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Should steel plate be cold straightened if it is accidentally damaged?


Frequently Asked Questions

Mild and high yield steel plate may be cold bent or formed as part of the normal fabrication process. There is, however, a limit of 5% outer fibre strain in most application standards where, when deformation exceeds this, hot working is mandatory. Repair by cold straightening therefore requires an assessment of the nature of the damage which will have work hardened the material locally. Smooth bends may be cold straightened, preferably in a press or with hydraulic jacks and formers; provided that no cracking occurs this may be acceptable. "Freehand" straightening with a sledgehammer is not good practice and is prohibited in many application standards since it may just extend the strained area or cause damage elsewhere. It is not good practice to cold straighten a part which will have to be welded or which will be in service at elevated temperature where the plastic strain has been over about 4%. The resulting material may suffer from reduced fracture toughness due to strain age embrittlement. If the damage has caused this level of strain, then hot straightening should be used. The steel should be heated slowly to around 600/620°C and straightened at that temperature before being allowed to cool slowly and naturally. The heated area should extend well beyond the area to be straightened and, if a gas torch is used, a high heat output nozzle is required rather than a cutting nozzle. Under no circumstances, should any corrective work be carried out in the temperature range from 150 to 480°C.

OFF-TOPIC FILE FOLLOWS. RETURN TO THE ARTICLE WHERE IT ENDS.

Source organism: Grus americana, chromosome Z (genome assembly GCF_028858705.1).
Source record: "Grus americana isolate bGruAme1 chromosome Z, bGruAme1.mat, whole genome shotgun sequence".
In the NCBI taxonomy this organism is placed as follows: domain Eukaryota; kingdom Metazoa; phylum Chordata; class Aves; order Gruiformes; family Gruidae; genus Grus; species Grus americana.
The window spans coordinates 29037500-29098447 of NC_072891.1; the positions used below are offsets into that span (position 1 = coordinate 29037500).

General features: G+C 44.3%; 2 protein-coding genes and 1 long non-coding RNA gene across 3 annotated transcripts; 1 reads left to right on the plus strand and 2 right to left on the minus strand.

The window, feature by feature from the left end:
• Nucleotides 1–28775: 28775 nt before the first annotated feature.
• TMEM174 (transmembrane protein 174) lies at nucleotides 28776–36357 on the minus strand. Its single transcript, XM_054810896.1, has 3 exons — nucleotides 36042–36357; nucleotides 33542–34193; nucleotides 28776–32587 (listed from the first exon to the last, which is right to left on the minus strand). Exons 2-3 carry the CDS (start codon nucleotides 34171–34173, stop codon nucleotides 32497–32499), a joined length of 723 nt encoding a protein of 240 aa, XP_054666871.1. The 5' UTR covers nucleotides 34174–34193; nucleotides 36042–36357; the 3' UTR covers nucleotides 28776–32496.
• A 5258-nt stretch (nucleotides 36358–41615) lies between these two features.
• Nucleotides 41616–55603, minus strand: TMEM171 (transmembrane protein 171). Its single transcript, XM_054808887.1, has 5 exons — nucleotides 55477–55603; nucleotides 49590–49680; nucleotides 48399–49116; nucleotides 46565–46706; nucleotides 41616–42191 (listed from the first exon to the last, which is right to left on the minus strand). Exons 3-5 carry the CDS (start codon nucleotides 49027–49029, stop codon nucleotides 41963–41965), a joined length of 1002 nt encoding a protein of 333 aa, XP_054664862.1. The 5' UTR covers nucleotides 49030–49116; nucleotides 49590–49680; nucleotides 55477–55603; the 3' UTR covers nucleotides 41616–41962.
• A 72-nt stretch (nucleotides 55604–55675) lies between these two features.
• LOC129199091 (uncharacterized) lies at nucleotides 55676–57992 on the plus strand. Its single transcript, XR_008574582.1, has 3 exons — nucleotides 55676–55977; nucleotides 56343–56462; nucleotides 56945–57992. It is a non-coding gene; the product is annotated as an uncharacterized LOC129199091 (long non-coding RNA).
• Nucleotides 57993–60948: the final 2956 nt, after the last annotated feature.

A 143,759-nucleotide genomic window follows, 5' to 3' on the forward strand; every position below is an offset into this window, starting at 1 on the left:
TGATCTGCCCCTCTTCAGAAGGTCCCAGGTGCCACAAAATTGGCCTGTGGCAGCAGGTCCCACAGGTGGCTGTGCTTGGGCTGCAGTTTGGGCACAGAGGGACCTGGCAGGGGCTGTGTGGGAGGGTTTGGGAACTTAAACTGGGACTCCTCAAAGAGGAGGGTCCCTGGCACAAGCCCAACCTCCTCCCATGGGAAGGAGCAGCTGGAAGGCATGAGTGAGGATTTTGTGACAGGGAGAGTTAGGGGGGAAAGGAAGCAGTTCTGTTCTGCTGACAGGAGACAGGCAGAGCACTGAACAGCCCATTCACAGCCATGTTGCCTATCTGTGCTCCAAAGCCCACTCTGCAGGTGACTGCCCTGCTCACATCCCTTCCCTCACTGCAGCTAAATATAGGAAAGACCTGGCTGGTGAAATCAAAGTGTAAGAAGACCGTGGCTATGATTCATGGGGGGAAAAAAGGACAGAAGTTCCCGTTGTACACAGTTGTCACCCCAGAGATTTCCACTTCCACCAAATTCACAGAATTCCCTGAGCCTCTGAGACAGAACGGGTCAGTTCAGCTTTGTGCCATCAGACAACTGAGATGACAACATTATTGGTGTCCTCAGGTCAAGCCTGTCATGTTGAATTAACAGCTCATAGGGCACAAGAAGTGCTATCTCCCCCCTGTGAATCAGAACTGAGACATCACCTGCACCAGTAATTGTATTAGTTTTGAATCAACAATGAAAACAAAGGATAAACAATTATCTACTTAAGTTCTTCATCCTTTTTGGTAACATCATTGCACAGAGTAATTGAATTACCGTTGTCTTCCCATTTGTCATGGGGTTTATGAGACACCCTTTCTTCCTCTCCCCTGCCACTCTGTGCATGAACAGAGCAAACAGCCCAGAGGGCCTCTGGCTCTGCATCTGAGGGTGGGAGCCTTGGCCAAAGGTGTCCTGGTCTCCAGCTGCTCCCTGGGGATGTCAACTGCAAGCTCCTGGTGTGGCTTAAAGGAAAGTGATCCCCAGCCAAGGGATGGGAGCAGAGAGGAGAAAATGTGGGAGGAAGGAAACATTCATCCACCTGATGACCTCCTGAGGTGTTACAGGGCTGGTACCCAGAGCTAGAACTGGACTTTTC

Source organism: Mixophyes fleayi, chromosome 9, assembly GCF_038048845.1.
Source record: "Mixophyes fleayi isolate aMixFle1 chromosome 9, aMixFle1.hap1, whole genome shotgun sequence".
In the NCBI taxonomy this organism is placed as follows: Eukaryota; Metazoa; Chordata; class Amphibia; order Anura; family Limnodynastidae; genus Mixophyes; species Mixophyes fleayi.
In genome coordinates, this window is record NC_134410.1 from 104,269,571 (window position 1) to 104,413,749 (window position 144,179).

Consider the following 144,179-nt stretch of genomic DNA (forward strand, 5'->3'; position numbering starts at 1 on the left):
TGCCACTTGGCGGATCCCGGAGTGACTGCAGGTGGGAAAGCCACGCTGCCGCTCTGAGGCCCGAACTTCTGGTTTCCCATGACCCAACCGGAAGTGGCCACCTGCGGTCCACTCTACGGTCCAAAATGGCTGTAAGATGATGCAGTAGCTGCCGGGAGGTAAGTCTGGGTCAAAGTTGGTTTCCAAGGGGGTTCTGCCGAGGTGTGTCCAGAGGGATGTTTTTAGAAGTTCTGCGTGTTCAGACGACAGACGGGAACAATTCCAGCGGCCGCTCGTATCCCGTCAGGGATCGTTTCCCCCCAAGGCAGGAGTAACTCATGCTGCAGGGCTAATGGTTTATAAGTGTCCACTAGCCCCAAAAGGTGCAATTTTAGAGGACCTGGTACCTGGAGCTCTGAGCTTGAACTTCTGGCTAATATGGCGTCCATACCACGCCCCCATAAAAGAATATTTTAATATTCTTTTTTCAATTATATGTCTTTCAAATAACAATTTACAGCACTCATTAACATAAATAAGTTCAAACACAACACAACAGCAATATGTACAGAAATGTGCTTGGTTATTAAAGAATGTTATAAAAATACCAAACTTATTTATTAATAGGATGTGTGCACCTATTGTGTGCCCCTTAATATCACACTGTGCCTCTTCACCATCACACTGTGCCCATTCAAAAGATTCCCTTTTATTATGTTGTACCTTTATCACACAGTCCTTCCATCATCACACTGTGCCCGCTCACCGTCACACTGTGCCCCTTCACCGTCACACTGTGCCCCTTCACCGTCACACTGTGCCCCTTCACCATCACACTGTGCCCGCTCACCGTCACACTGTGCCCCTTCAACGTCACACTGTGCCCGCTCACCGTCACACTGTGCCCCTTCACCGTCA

The mechanical properties of cold formed areas will be affected by the cold working operation and it may be necessary to demonstrate that these changed properties are still acceptable from a design point of view. Full recovery of properties can be achieved by normalising or quenching followed by tempering.

A cold worked area will also be susceptible to caustic stress corrosion cracking and stress relieving may be needed to eliminate this risk.

There may be other requirements that limit the extent of cold straightening, and the guidelines, given in the relevant application standard (e.g. PD 5500), should be followed.


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